I suggest there is a difference between 'borrowing' or 'ripping off' someone else's music, and independently producing something that sounds the same.

    Even if these two pieces are similar or even substantially the same, how can you 'prove' that one was ripped off from the other?

    1. Nicolas Suzor

      Senior Lecturer, Faculty of Law at Queensland University of Technology

      In reply to Mike Swinbourne

      The unfortunate answer is there's really no way to be sure - so the courts will often assume that it was copied if the second person had access to it and they can see similarities between the two. People have been held liable for copyright infringement even for subconscious copying.

    2. George Takacs


      In reply to Mike Swinbourne

      You can't. For mine, the well known melodic line in Stairway to Heaven sounds very much like "O'Carolan's Dream", a piece by Irish harpist Turlough O'Carolan. He lived from 1670-1738. Perhaps both bands, subconsciously or otherwise, borrowed from this. If you want to hear for yourself the similarity, search for you tube videos of classical guitar arrangements of this tune.

  2. Pera Lozac

    Heat management assistant

    It just proves that copyright laws are detached from reality and that only purpose they serve is protection of big businesses. Human creativity develops from sharing not from protectionism. How can anyone own music? How derange that idea truly is. Can anyone own air that is vibrating when a guitar string is plucked?

  3. Michael Shand

    Software Tester

    This article would be much more informative if it was simply replaced by a link to the TED Talk from Kirby Ferguson - Everything is a remix

  4. ricphillips

    logged in via Twitter

    Copyright is being applied in an absurd way in the music industry.

    The copyright owners of Kookaburra would never in a million years have written and recorded Down Under. Down under subtracted no income of benefit from them.

    Spirit never would have written Stairway to Heaven and the fact that a small part of Stairway to Heaven is a bit similar to Taurus in places really should be no basis for damages.

    While it is clear Men at Work did quote Kookaburra, the idea that Stairway is actually quoting Taurus is far more tenuous. (Hey, there are pieces of toast that look like the Madonna and the face of Elvis was spotted on Mars.)

    Placing arbitrary legal constructs on the replication and refactoring of aesthetic forms is counter to the evolutionary forces that make human language and communication work.

    In the end Copyright is based on a flawed ontology.

    1. alfred venison

      records manager (public sector)

      In reply to ricphillips

      absurd!? flawed ontology!? i.e. they're releasing a new "michael jackson album" after he's dead & buried. and pirates beware! -a.v.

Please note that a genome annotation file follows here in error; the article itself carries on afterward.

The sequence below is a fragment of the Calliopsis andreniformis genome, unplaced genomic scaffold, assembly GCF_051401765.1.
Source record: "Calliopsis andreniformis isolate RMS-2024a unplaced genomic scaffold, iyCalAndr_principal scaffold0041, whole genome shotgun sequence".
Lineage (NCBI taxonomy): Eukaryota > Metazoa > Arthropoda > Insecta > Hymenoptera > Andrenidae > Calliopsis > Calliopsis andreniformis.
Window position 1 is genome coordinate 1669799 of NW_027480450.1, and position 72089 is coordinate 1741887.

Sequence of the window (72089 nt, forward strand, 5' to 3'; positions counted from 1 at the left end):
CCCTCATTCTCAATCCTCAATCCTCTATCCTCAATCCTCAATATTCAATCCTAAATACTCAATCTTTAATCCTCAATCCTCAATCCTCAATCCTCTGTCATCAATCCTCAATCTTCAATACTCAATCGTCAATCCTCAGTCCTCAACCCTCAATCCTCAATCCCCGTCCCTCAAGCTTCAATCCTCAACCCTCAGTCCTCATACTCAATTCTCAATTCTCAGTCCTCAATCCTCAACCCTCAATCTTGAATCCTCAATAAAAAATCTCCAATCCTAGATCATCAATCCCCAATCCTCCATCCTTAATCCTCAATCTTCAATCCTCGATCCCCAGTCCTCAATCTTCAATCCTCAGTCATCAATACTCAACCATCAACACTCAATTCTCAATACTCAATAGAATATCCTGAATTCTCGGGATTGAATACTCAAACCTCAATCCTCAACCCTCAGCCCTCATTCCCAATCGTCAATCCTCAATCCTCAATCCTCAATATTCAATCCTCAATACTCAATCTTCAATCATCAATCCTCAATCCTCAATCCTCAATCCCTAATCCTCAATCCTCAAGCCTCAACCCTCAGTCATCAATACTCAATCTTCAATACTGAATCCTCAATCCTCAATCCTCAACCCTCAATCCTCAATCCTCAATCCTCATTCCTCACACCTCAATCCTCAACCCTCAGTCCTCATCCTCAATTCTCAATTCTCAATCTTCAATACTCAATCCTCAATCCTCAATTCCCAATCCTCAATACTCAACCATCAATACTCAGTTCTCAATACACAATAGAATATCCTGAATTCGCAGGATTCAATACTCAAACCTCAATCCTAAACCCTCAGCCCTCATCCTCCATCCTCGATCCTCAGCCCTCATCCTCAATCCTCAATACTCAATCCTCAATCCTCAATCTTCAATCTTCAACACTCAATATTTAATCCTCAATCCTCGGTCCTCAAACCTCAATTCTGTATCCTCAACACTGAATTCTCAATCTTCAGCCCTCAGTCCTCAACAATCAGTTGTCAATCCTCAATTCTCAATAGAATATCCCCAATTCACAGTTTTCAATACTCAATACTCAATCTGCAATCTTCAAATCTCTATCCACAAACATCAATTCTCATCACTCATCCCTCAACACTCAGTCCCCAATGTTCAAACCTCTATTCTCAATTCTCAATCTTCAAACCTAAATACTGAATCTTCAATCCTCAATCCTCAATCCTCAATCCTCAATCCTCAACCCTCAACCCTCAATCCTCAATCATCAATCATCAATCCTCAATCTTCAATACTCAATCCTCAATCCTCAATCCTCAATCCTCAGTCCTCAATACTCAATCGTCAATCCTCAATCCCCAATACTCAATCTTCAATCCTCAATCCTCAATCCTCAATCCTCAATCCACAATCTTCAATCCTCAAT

5. con vaitsas


    Its common knowledge Zeppelin like many other bands of the 60's and 70's ripped off riffs/lyrics and tunes from old blues songs and avoiding paying any royalties or acknowledgement to these black dudes. Best we can do is find these blues artists and buy their records and listen to their musical talent. My collection of stomping blues music sits proudly next to the Zeppelin records I own.
    Finally, can we stop calling Stairway to Heaven the greatest rock song ever. For many yrs it was voted as such amongst great publicity etc and the public got to believe it. This song is not a rock n roll tune, its a bloody soft ballad. It aint rock'n'roll!!

  6. Alistair McCulloch

    logged in via email

    The problem for Zepp is they have previous form on this as a google search for 'Led Zeppelin plagiarism' will show. Among those who it is suggested have suffered from this are:

    Bert Jansch (Black Waterside)
    Jake Holmes (Dazed and Confused)
    Willie Dixon (You Need Love/Whole Lotta Love)

    There is a difference between borrowing from and covering while crediting the writer which is very different to taking and putting one's own name on as composer.

  7. Bill Thompson

    logged in via Twitter

    To my ears, there is indeed substantial similarity between the tune in the two pieces - the descending lament bass is the fingerprint of both pieces. But it's only a legitimate claim if (a) Led Zeppelin had access to the Spirit song; and (b) the descending lament theme was an original contribution by Spirit, and not merely a "generic" progression seen repeatedly in the cannon. From the article, it seems the second condition can't be met. I don't think you should be allowed to "own" a generic progression that has already been used repeatedly in music. Led Zeppelin got many of their ideas from traditional English folk songs, and this is no exception. So if I were a juror, I'd vote for no infringement.

    1. Alistair McCulloch

      logged in via email

      In reply to Bill Thompson

      In terms of (a) Zep toured with Spirit in an early US tour in early 1969 (opening for them) and were playing one of Spirit's songs (Fresh garbage) within a few nights of the tour starting.

      In terms of (b) there are certainly similarities between each of the openings and also the beginning of Davy Graham's Cry Me A River. Graham was one of Bert Jansch's inspirations (writing Angie which became Jansch's signature song).

      As I said earlier, however, the main problem for Zep is that they have form in the area and you could fairly easily establish a pattern of behaviour.